The safe shipment of cargoes is a primary objective, of course. This is especially important when hazardous cargoes are carried. A related goal is the delivery of the cargo in complete, clean and undamaged condition.
The following are 10 steps and issues to beware when loading, stowing and securing (stuffing) a freight container:
1. The key person is the shipper and/or the person responsible for loading (packing/stuffing) the container.
The right container for the job should be selected. Does the cargo need refrigeration, ventilation, special handling equipment, securing devices or special dunnaging in the container? Is it for exclusive use? If in doubt, consult your ocean carrier or container leasing firm.
2. Container Condition.
Check your container when it arrives. Is it the type you ordered? Examine it for:
— Cleanliness. Is it odor free? Is it weatherproof? If it happened to be raining (or there is melting snow on top) that’s a good time to check for leaks. Otherwise a visual check can be made by inspecting the freight container from within. If any light enters, then water will. (If in doubt, spray it with a hose.) Take particular note of the door gaskets and how well the doors close. This is often a vulnerable point.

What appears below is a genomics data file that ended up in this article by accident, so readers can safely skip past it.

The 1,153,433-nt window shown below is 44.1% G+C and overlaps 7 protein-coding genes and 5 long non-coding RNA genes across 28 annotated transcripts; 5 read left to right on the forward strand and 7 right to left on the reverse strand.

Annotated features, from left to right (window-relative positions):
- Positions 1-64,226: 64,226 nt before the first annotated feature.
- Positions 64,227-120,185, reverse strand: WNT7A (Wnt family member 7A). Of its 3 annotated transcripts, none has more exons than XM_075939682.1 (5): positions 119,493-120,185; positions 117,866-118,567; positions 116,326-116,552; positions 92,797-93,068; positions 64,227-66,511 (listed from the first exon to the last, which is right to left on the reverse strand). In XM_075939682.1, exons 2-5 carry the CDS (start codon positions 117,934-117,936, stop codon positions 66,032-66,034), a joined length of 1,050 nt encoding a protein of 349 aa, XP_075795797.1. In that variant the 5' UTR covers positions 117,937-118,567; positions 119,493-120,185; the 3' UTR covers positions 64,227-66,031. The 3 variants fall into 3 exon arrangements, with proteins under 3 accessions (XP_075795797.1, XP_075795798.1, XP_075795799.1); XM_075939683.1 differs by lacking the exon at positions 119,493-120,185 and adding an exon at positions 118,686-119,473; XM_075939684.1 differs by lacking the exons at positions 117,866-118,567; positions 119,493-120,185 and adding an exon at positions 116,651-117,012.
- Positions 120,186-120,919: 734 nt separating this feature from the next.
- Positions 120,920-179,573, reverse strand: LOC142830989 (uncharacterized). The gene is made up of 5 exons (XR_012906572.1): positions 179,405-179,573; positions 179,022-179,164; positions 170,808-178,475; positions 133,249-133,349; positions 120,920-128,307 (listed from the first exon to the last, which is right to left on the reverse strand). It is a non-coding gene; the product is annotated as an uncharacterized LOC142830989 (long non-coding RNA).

— If it is fitted with cargo restraint devices, are they in good condition and in sufficient supply?
— Examine the container carefully for physical condition
just as if you were buying it. (You are, in a sense — even if only for one trip.) Has it been repaired? If so, does the repair quality restore the original strength and weather-proof integrity?
— Look at the sides. Examine them carefully to see if there are any holes or fractured welds. Is the container racked (twisted) or out of line? If so, it has been misused and will probably be inadequate for the safe carriage of your cargo. (Distorted containers are unlikely to fit properly with chassis and handling equipment that must lock into all corner fittings.) Have all placards and markings applicable to previous hazardous cargoes, precautions or destinations been removed from sides and doors?
If it doesn’t pass these tests, call for another container. Remember, if you do not give your cargo the right start, it has little chance of arriving in good condition.
3. About Stowing and “Stuffing.”